Editorial Roundup: Minnesotans vote because the election system works
Published 8:50 pm Tuesday, October 18, 2022
We have manners enough to not obnoxiously brag incessantly about it, but as Minnesotans, we are good at voting.
Facts back that up. In 2020 the state took top honors in voter turnout at 80 percent. And that wasn’t a fluke; Minnesota has regularly landed that top spot, including three elections in a row, according to the Secretary of State’s Office.
We are lucky to live in a state that makes voting accessible and convenient. That’s not the case across the country. Twenty-seven states still don’t allow voter registration on Election Day. A registration deadline well before the actual election when momentum in campaign races and voter awareness are increasing doesn’t make much sense.
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Although early voting, which started Sept. 23 in Minnesota, isn’t as popular this year as it was in 2020 when the COVID-19 pandemic was hitting the country harder, some voters are choosing to use it. Absentee voting in the state no longer requires a reason or excuse as it once did. Minnesota also allows online voter registration.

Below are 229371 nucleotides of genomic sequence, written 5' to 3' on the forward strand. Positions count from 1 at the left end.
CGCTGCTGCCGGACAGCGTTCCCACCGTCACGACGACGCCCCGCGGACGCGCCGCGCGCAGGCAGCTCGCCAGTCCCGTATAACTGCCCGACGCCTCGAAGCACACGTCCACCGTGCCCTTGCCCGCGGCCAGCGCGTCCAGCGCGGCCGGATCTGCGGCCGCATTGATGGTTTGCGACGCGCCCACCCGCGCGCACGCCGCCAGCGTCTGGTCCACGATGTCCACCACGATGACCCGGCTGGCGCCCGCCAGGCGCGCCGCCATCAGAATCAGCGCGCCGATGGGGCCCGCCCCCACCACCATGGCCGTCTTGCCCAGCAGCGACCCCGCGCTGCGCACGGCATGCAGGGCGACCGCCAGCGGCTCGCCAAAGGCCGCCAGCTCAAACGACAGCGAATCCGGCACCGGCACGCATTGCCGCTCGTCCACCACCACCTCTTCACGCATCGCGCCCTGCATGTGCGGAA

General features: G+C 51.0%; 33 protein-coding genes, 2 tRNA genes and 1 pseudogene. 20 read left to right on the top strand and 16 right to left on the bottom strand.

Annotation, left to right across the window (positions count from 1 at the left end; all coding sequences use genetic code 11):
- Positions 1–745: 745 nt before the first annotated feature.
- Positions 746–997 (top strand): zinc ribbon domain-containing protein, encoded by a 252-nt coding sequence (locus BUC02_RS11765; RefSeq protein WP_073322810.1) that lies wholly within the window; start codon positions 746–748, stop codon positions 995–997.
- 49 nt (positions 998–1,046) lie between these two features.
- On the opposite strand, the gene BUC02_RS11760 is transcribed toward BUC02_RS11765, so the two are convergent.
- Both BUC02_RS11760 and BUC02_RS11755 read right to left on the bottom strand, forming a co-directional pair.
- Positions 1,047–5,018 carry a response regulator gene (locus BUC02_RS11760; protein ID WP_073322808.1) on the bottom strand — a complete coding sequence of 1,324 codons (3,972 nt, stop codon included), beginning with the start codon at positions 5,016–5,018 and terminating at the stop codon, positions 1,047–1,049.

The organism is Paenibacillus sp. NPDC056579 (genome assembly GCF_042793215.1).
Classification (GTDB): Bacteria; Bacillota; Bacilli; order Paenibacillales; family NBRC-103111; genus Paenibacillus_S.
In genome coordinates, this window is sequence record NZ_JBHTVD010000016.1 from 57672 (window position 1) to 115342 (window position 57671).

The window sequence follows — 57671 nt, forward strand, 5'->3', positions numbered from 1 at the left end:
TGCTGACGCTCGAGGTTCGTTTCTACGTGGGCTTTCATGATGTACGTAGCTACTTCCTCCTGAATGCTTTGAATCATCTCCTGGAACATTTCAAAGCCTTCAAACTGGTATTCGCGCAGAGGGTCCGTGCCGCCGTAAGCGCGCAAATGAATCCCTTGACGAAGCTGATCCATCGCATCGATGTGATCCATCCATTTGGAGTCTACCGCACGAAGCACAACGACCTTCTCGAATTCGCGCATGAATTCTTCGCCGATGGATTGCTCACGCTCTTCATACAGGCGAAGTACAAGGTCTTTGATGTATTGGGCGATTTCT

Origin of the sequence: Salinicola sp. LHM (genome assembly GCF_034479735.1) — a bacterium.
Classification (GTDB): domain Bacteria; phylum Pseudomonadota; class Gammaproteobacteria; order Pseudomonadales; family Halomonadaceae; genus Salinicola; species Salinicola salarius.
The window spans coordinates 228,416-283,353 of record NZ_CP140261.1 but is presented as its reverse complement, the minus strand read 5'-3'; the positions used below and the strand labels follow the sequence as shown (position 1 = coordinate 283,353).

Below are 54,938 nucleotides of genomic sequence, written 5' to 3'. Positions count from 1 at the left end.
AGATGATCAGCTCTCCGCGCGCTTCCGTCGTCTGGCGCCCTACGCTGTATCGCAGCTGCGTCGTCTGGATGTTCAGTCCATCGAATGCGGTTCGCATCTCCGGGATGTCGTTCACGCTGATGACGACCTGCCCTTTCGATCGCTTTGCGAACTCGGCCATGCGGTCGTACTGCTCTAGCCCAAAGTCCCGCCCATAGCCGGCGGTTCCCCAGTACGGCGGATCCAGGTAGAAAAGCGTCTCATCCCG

All of those measures are important to make voting as attainable and convenient as possible for any eligible person who wants to cast a ballot. Finding out where to vote as well as who and what are on your ballot — redistricting might have changed some of that — are easily available on the Minnesota Secretary of State Office’s website. (Visit sos.state.mn.us and click on Elections and Voting.)
Minnesota voters also know that their votes are safely handled with a paper ballot as the “cornerstone of ballot security,” as Nicollet County election official Jaci Kopet describes it. Tabulating machines are not connected to the internet, removing the risk of hacking. The counted votes are reviewed by local election officials and also reviewed several more times before certified by the state canvassing board, Kopet explained in a newsletter sent to all county residents.
Our elections have integrity and voters know it. That’s why Minnesotans participate in elections and trust that when the votes are tallied, their votes matter.
— Mankato Free Press, Oct. 17